Riviera is the Italian word for the coastline, usually referring to the Ligurian Coastline. however, the expression has been used for several other coastlines around the world. Here we will focus on the Spanish Riviera, particularly the amazing Costa del Sol and its beautiful towns of Malaga and Marbella.
Malaga is a big city, the second biggest of Andalusia and the 6th biggest in Spain with more than 500.000 inhabitants. It is also one of Europe’s oldest continuously inhabited city, since 8th century BC. Malaga was settled by the Phoenician and later ruled by Carthage, Rome, the Visigoths, the Muslims and only since 1487 is under Castille/Spain control. This long and rich history shows we visit the city, especially in its old town. The Muslim rule is particularly interesting and reflects very much on Malaga’s beauty and attractiveness. We were expecting Malaga to be much more directed to beach and nightlife tourism, but it has much to offer in terms of cultural and historical tourism.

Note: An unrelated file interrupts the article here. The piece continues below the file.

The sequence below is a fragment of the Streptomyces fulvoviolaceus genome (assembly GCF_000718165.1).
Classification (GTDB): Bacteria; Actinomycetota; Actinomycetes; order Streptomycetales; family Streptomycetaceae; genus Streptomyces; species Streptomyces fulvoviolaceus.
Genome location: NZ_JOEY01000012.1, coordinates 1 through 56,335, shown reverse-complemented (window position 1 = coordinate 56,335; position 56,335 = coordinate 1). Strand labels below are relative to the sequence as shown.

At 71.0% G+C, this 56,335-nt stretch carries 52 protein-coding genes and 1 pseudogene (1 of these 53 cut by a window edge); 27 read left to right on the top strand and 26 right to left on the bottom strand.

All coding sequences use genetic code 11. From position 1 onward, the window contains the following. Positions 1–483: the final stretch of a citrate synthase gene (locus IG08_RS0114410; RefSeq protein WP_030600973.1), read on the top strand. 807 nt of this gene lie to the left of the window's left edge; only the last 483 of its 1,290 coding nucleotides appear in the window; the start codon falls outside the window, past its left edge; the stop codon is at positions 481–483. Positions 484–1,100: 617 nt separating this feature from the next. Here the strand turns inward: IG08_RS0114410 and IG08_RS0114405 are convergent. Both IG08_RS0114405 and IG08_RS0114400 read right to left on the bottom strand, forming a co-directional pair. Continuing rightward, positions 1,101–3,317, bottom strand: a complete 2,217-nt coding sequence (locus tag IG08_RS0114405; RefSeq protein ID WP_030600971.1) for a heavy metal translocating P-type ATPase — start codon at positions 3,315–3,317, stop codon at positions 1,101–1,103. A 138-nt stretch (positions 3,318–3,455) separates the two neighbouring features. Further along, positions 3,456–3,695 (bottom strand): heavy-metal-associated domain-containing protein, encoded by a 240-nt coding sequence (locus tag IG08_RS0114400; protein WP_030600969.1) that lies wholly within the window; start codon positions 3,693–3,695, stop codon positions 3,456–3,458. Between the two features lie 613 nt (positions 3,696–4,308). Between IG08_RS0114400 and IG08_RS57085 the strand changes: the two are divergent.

Best things to do in Malaga
Malaga’s Alcazaba is one of our favorites monuments in Andalusia, together with Granada’s Alhambra and Cordoba’s Mosque/Cathedral. And just putting it at the same level as these two states how much we liked it. The Alcazaba is the fortress/palace from where the Muslims ruled the city. It’s on the hillside of the Gibralfaro Castle and has 3 concentric walls. It’s full of trees, paths, and gardens on the inside, making it a fabulous and romantic monument to go. It costs 2.2 Euros to enter or 3.5 Euros if in a combined ticket with Castle Gibralfaro.
Castle of Gibralfaro was built in the 14th century and from its viewpoints, you get the most beautiful views of Malaga, the harbor, the coasts, the bullring, the long horizon. Although not as astonishing as the Alcazaba, it was very nice to walk through it, discover every corner and viewpoint to the city. Tickets have the same pricing as the Alcazaba.